Court Affirms Memorial Crosses Convey Secular Message

A federal judge ruled Tuesday that memorial crosses erected along Utah highways to honor fallen state troopers communicate a secular, non-religious message and do not violate the Constitution.

U.S. District Judge David Sam ruled in favor of the Utah Highway Patrol Association (UHPA), which was facing a lawsuit from American Atheists Inc. over 13 memorial crosses.

In a 28-page opinion, the judge said he found "no Establishment Clause violation of either the First Amendment of the United States Constitution nor Article I of the Utah Constitution."

Sam stated in the ruling that he agreed that the memorial crosses which American Atheists sought to remove deliver a secular message that a patrolman died or was mortally wounded at a particular location.

He also added, "It is not the place of law or government, using Establishment Clause jurisprudence, to exhibit hostility toward religion."

Attorney Barry Hodge of the National Legal Foundation, who represented the UHPA, praised the ruling.

"This ruling demonstrates that a small group of atheists with an agenda cannot determine how the families of Utah troopers can honor their dead," said Hodge in a statement Tuesday.

"It's ridiculous that a small group of offended atheists would seek to stop the families of slain troopers from honoring their loved ones as they see fit," stated Byron Babione, senior legal counsel of Alliance Defense Fund, which also represented the defendants.

In the ruling, the court rebuffed plaintiffs' arguments that the placement of crosses on state land constituted an endorsement of religion by the Highway Patrol Association.

"The undisputed facts and evidence before this court demonstrate that no public money or property was appropriated for or applied to any religious worship, exercise or instruction as a result of the UHPA memorial cross program," wrote Sam.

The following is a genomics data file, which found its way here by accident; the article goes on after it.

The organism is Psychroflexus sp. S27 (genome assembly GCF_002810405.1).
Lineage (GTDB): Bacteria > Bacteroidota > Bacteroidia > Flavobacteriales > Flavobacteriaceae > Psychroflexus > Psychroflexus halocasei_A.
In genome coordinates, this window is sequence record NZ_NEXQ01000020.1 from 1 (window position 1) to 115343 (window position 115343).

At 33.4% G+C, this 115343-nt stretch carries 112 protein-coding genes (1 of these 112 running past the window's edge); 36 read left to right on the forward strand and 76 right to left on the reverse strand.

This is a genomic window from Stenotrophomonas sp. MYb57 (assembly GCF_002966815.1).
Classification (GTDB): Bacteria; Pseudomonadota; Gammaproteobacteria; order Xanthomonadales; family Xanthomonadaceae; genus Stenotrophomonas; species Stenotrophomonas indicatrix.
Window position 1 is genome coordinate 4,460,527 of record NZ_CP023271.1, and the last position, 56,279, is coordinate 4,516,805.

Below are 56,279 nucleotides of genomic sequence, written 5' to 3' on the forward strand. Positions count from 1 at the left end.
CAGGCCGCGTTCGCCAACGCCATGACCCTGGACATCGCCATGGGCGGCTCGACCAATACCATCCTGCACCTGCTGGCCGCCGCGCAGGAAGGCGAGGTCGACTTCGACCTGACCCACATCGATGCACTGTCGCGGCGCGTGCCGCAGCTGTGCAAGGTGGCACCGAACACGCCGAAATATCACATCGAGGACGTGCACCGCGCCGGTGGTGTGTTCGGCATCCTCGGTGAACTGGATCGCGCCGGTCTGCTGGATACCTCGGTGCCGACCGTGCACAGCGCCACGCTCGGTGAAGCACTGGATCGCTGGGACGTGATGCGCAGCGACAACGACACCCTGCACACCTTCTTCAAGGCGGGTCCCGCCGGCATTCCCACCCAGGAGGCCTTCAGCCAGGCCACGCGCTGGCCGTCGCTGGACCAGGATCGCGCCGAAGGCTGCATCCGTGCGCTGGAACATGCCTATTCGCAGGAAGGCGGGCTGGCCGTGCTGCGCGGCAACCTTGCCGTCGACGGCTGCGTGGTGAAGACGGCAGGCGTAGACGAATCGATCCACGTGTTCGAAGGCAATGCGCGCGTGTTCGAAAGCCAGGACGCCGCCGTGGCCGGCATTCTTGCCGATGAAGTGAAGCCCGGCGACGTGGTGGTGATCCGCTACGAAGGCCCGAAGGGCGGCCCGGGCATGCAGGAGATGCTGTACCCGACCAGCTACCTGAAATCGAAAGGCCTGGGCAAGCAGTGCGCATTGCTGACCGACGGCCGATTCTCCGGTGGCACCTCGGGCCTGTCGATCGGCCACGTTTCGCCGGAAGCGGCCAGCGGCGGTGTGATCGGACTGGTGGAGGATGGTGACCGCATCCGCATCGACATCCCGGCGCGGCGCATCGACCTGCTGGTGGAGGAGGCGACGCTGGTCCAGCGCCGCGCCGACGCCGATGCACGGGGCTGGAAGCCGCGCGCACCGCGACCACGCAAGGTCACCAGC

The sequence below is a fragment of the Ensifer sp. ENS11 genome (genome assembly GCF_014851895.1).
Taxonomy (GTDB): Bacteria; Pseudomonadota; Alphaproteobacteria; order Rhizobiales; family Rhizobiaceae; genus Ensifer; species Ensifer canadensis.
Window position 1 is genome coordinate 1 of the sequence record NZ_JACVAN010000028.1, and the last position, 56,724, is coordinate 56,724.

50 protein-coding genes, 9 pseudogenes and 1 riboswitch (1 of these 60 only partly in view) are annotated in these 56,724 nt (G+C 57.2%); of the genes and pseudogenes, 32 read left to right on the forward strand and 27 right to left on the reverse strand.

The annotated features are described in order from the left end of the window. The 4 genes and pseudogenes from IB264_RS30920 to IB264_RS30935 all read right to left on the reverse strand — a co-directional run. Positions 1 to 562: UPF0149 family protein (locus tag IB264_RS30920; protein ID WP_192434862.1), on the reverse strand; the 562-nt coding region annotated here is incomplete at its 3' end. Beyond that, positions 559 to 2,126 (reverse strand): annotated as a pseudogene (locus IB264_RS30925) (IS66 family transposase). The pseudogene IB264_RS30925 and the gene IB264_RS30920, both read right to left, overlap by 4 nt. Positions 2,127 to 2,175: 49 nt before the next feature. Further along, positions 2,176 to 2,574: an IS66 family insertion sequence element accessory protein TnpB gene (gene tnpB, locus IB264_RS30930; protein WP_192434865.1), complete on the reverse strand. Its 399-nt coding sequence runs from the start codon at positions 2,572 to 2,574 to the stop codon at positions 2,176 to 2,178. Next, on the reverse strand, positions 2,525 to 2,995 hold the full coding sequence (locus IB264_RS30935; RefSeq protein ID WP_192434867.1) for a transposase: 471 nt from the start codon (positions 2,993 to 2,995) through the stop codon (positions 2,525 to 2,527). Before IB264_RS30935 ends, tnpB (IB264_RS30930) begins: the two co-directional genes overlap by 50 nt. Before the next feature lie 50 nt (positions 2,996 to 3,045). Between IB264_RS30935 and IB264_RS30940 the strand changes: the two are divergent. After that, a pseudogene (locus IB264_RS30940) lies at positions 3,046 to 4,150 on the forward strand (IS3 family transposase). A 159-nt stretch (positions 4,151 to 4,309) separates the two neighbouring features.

According to ADF, the memorial crosses were not paid by taxpayers and were constructed by volunteers and materials donated by local businesses.

"Furthermore, as stated above, the UHPA is not a religious organization so any incidental support offered to this program by the State Defendants cannot be construed to be 'support of any ecclesiastical establishment,'" the judge added.

Each of the 12-foot crosses feature the UHP logo, the name and badge number of the trooper and a plaque reading a biography of the fallen trooper.

Salt Lake attorney Brian Barnard, who represented the Atheists, contended that the cross "undoubtedly symbolizes the death of a Christian," reported the Salt Lake Tribune.

He said his clients would support an American flag or a tombstone to mark their death to mark the deaths of troopers instead and plan to appeal the decision to the 10th Circuit Court of Appeals.

UHP Lt. Lee Perry, president of the UHPA, told the Salt Lake Tribune that the group's intent was never "to push religion off on anyone," but honor a debt to the troopers' families.

"One of our missions is to take care of the widows and orphans of fallen troopers," said Perry. "We want to let the families know they are still part of the department. They are not here physically, but they are always in our minds."